Facebook’s post-Haugen decision to join the ban on voter ‘micro-targeting’ looks to be the last shoe to drop in the “will they or won’t they take political ads?” debate that many platforms are having. There are some who disagree, of course but with a month to go until buying starts in earnest, it’s feeling pretty quiet out there.

Now, ‘pretty quiet’ isn’t the same as ‘nothing’s going on.’ There is a lot going on in a volatile environment which is why we’re going to point you to some on-the-ground sources who track activity that’s going to affect political ad sales.

First up, our friend Katie Harbath, formerly of Facebook, who’s started a regular newsletter, Anchor Change, dealing with policy and politics around online political speech. You should subscribe. Harbath’s got a specific point of view as a former Fb employee and its Republican Party liaison. She’s well informed and candid.

On Twitter, Jason Kint, head of the trade group Digital Content Next is obsessed with all the lawsuits against Facebook and Google and privacy issues. The man has a thing for court documents. He reads them whole so you don’t have to. Much of what he talks about is good background for how the platforms see political engagement of all sorts across their companies.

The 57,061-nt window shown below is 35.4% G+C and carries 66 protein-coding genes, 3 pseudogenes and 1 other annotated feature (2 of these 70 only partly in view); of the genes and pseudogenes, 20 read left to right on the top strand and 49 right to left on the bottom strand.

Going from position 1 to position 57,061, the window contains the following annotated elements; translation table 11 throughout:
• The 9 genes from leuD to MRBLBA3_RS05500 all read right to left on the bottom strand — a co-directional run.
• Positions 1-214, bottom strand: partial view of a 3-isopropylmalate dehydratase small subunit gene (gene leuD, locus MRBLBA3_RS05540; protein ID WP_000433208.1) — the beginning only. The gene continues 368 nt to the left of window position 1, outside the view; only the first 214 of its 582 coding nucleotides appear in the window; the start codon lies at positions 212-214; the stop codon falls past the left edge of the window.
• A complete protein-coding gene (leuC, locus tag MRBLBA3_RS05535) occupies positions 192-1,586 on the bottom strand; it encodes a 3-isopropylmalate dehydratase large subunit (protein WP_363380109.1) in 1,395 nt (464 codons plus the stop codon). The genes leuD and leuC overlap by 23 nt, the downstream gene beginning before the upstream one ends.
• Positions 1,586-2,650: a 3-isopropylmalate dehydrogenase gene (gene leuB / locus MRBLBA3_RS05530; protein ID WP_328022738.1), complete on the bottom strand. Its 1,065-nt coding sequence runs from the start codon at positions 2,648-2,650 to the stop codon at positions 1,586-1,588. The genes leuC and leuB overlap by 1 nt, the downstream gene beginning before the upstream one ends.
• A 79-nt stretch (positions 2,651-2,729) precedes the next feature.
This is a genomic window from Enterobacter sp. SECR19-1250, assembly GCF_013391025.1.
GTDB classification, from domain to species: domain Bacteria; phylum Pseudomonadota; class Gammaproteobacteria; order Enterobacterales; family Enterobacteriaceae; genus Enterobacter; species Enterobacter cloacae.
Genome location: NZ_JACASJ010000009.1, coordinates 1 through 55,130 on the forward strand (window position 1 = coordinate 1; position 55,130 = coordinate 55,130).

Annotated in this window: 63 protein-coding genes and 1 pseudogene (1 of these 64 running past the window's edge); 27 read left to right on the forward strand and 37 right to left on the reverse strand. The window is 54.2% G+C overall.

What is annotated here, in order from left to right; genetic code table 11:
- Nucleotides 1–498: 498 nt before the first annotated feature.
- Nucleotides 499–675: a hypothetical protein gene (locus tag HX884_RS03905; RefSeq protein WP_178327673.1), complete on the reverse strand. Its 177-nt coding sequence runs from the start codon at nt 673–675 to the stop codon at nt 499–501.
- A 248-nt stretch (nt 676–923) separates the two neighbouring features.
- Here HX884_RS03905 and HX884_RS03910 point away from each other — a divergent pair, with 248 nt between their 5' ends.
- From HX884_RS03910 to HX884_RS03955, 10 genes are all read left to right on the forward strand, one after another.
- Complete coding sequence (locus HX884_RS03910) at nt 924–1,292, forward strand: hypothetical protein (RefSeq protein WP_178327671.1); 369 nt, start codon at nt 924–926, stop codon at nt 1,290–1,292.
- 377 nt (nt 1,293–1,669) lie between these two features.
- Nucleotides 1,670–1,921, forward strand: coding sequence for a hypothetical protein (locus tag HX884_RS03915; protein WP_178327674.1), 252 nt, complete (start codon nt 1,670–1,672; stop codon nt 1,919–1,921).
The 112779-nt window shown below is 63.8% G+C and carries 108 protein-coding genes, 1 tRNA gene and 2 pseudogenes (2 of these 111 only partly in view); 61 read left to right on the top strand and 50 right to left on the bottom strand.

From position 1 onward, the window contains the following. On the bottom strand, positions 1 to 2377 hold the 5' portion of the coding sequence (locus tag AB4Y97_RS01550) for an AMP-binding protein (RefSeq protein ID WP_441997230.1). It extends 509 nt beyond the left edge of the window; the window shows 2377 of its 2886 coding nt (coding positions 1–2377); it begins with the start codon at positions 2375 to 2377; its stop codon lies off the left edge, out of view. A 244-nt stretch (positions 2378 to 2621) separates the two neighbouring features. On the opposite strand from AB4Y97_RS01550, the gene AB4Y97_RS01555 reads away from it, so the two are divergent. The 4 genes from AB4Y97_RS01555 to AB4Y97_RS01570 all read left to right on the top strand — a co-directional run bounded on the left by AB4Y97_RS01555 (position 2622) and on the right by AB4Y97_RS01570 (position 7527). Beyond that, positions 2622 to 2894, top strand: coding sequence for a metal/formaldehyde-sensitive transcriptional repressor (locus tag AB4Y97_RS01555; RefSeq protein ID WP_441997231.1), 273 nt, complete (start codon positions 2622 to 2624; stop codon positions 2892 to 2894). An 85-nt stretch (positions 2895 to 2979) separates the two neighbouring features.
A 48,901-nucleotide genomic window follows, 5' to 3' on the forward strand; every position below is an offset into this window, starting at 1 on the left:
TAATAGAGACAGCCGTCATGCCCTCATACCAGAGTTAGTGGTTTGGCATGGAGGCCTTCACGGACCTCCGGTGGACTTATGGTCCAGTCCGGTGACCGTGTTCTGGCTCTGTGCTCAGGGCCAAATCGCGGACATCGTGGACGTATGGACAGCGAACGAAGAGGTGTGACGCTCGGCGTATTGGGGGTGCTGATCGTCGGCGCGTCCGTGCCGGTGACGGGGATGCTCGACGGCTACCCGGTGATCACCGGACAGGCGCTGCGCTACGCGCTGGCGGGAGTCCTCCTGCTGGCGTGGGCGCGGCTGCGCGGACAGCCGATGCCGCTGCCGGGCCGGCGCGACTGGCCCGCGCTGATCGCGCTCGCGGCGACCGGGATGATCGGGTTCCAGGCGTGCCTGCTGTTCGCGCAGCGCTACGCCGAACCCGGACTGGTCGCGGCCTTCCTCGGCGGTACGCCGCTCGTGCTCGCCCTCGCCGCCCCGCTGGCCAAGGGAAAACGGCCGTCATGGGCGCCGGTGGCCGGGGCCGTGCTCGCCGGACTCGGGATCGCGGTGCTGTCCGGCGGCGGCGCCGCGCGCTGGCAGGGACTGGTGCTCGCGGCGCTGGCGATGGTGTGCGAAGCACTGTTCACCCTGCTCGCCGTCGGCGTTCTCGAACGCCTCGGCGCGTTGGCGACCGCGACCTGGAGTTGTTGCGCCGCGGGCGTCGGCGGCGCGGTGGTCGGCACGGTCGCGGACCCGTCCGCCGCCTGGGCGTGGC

For news and straight-up analysis, Spot-On’s go-to is the ad trade news site DigiDay. They’re tracking developments and changes in how first party data is used and collected, changes in privacy laws, the death of cookie targeting (which makes voter targeting all but impossible), and the rise of alternative user ID solutions. All of these will have bearing on how political advertisers can operate.

So, three points of view and some trends. Now it’s time for the Spot-On year ahead – a big change for us and one we think you should know about.

Spot-On’s Pinpoint Persuasion ad buying platform is going live to a handful of our customers this month. We’ll be opening up to new clients in the Spring with an eye on the June primaries. Our offer is simple: We’re giving political ad buyers a much-needed alternative to programmatic advertising’s black box infrastructure.

We have the latest census maps for all districts – state and federal – matched to the local outlets that serve those districts. You’ll be able to pick where your ads are running, get creative uploaded and approved and – with the push of a button – know those ads have been delivered to those outlets, safely and securely. You can get feedback on your creative AND real time reporting for your campaign.

Pinpoint Persuasion is build by political people for political people. You’re not a season event with us, you’re the only event.

Interested? Email us and we’ll get you on a free, no-strings attached demo.